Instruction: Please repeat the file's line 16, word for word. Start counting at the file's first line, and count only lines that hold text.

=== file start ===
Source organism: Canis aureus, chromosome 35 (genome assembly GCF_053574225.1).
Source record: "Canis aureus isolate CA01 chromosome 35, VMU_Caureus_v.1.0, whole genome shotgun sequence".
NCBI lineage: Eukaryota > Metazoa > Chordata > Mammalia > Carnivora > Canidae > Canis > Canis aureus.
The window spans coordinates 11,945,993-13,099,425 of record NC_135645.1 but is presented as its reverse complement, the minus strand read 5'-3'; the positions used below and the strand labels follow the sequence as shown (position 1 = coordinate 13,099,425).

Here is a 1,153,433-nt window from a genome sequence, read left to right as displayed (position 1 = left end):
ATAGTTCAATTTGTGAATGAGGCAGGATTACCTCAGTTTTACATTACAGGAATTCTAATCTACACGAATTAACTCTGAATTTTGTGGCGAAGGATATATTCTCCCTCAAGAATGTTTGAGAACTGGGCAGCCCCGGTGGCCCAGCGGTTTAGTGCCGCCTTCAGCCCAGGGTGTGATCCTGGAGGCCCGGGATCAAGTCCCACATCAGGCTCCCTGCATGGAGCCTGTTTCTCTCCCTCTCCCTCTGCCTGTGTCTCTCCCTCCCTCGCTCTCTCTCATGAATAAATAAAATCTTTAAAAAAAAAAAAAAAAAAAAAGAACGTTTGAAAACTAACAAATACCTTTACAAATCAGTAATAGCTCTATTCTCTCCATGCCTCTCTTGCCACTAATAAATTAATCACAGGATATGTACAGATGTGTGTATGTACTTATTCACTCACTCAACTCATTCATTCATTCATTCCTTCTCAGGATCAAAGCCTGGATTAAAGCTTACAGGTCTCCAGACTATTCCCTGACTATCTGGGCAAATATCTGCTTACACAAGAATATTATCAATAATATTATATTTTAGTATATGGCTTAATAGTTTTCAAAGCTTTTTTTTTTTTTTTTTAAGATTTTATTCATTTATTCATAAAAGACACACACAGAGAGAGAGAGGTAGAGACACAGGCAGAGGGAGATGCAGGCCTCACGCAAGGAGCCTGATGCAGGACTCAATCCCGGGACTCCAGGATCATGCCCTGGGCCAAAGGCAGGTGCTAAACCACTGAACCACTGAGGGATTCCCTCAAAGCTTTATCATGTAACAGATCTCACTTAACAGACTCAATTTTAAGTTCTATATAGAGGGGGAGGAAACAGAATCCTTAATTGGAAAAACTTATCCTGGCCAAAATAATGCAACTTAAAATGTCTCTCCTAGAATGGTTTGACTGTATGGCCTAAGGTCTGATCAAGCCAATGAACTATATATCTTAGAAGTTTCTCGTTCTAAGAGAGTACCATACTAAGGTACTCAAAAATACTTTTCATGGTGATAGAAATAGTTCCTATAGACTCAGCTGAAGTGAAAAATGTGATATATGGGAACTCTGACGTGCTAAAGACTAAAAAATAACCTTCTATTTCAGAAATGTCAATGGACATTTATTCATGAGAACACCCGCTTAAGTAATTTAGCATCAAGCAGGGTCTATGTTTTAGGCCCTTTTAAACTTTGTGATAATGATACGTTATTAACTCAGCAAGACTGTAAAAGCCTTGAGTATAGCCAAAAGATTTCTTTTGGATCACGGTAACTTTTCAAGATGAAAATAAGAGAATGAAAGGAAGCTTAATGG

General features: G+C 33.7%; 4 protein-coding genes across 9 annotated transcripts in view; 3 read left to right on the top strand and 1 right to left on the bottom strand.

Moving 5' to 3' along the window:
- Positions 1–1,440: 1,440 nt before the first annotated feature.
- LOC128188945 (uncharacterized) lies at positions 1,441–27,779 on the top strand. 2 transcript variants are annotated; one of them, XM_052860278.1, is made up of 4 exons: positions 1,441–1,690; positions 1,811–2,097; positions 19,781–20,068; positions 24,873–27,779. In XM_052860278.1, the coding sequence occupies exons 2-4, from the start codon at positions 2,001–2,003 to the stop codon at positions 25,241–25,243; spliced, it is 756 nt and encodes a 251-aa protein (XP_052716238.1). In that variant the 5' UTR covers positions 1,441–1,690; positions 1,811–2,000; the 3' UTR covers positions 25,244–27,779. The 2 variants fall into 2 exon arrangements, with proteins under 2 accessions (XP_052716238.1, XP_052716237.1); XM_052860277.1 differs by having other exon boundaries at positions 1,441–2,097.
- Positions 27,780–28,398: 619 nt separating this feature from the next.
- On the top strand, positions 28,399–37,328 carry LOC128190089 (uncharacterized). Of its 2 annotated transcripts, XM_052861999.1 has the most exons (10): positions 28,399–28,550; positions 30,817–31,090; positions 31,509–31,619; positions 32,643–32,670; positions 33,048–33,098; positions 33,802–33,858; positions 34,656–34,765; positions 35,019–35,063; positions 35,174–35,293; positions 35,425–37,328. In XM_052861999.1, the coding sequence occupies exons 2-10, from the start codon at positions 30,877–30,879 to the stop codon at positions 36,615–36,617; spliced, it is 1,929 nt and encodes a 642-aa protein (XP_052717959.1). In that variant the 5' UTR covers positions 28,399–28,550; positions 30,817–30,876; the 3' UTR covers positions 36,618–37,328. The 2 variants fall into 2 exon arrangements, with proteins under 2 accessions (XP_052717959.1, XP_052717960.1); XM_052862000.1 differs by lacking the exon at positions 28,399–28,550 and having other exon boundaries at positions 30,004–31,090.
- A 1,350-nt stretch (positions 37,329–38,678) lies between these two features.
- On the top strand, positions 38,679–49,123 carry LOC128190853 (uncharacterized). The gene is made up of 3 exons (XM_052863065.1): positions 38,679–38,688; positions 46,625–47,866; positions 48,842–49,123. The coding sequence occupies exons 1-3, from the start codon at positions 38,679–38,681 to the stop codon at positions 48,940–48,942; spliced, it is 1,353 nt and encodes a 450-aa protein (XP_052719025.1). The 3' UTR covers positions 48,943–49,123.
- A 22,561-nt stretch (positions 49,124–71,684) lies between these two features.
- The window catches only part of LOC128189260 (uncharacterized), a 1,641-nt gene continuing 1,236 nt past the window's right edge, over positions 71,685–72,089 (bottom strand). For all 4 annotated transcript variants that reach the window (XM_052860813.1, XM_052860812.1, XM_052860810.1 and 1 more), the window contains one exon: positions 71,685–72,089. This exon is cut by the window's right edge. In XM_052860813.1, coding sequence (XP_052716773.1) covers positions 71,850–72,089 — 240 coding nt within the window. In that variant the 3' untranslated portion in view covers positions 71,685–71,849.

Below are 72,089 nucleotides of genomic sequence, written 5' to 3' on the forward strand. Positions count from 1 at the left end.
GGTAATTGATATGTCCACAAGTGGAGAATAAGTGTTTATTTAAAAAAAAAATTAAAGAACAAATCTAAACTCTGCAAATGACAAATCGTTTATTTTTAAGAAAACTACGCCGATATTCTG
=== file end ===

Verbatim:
- The window catches only part of LOC128189260 (uncharacterized), a 1,641-nt gene continuing 1,236 nt past the window's right edge, over positions 71,685–72,089 (bottom strand). For all 4 annotated transcript variants that reach the window (XM_052860813.1, XM_052860812.1, XM_052860810.1 and 1 more), the window contains one exon: positions 71,685–72,089. This exon is cut by the window's right edge. In XM_052860813.1, coding sequence (XP_052716773.1) covers positions 71,850–72,089 — 240 coding nt within the window. In that variant the 3' untranslated portion in view covers positions 71,685–71,849.